Setting Them Up for the Future #sp

Public domain image, royalty free stock photo from www.public-domain-image.comI don’t know if it’s because having two kids now makes this whole ‘grown up’ thing seem SO much more real, or the fact that I recently turned 30, but my mind has been turning to all sorts of responsible-adulty type things lately, such as wills, life insurance and savings. When I was little, my Nan and Grandad put money away for my cousins and I every week and when we were 18, presented us each with a cheque for £1000. This helped me to buy and insure my first car and really helped me out with my first few years as a driver, giving me the independence to go wherever I wanted to go.

Just recently, the rules surrounding ISAs were changed and Scottish Friendly issued a press release warning people that the changes mean that cash ISAs might not be working quite as well for your money as you might think they are.

Neil Lovatt, Scottish Friendly’s Director of Financial Products, said: “For every one investment ISA taken out, three cash ISAs are opened.

“Cash is easier to understand as it offers security and access to the savings without penalty that investment ISAs do not. People are being put off by what they think is pure equity investments and instead are opting for accounts that offer poor returns on their cash.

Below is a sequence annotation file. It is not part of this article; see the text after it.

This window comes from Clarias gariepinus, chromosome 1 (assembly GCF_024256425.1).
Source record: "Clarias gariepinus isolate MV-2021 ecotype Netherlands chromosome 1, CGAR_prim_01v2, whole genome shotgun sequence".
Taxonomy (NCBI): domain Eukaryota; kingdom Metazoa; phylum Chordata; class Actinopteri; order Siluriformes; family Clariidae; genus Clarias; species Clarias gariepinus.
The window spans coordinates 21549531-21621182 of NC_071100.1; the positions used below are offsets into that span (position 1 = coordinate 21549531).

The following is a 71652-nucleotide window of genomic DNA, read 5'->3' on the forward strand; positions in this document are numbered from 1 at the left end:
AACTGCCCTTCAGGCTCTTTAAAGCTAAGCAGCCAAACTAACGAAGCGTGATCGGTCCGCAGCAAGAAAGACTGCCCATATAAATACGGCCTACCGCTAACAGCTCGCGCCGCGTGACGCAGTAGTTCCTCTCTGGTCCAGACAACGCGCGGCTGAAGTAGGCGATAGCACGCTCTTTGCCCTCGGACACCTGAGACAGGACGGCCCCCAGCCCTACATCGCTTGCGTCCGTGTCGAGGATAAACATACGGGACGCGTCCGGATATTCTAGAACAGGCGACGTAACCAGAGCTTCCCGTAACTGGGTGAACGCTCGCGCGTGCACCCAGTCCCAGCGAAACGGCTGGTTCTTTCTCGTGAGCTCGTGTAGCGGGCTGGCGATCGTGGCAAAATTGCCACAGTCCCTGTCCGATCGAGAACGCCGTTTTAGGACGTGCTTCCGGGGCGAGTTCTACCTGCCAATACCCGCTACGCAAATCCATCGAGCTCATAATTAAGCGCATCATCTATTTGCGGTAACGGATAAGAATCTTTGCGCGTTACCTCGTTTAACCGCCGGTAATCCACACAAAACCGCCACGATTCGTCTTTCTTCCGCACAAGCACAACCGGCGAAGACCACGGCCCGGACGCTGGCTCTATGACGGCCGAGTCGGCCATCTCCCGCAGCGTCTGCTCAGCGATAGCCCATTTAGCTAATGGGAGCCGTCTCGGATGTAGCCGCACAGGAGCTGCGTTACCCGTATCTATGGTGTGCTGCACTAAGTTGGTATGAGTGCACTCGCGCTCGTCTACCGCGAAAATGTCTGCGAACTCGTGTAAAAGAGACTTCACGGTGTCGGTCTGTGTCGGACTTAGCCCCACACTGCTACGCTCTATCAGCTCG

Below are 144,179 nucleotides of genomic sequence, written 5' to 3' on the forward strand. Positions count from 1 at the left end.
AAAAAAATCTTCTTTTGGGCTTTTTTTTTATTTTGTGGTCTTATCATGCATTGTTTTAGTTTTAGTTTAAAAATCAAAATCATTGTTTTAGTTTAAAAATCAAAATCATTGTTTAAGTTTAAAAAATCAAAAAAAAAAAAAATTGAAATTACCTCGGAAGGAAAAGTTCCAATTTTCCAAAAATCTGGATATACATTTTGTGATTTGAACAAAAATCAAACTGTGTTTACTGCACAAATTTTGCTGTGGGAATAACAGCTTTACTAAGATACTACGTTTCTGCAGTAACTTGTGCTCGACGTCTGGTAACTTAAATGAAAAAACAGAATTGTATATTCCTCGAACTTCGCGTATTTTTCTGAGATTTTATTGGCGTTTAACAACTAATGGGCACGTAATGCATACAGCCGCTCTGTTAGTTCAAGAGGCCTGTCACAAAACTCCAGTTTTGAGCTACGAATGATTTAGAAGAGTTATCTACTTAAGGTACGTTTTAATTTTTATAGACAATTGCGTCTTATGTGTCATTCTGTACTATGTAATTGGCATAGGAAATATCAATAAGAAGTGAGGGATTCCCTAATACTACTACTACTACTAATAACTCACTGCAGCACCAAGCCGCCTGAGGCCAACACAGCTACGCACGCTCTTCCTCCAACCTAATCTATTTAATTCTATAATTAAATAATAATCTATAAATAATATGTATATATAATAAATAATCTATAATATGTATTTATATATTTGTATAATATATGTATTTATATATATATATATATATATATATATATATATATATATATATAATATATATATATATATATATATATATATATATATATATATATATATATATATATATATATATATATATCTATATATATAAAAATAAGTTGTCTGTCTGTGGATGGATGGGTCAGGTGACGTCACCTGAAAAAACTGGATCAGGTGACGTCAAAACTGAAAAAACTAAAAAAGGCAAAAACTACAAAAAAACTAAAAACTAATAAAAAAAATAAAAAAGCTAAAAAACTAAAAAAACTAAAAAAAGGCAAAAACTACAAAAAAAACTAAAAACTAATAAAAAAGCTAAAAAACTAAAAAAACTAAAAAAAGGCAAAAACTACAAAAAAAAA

“The changes introduced in the budget gave savers a glimmer of hope and incentivised people to put more money aside each month. However, the Cash ISA market has not risen to the opportunity, instead choosing to offer low rates of interest on cash ISAs and in some cases actually reducing their rates for fear of overly high inflows”.

It’s good to know, as we started an ISA for Sausage when she was little and have mostly just left the money to its own devices, adding to it every now and then. We’ve been a bit slack with BB’s savings and haven’t started anything for her yet, but this new information has really given us food for thought and will probably mean that we think again about Sausage’s savings whilst sorting something out for BB.

Obviously, financial jiggery-pokery and investments can be more than a little daunting to the average person, so we plan to arrange an appointment with our bank and have a chat to them to see what they advise, so that we can make sure we maximise the girls’ savings for their futures. Scottish Friendly also has a really informative Twitter feed, full of links to useful articles and advice, aimed at keeping you up-to-date with all of the news regarding finance and banking.

Basically, the long and short of it is this: interest rates are being lowered, which is good if you’ve borrowed money, but not if you have a lump sum in a savings account or ISA as you won’t be earning as much interest overall. Investments may be riskier but could provide you with a much better return on your savings. You have been warned!

And that, my friends, is where this Public Service Announcement ends!

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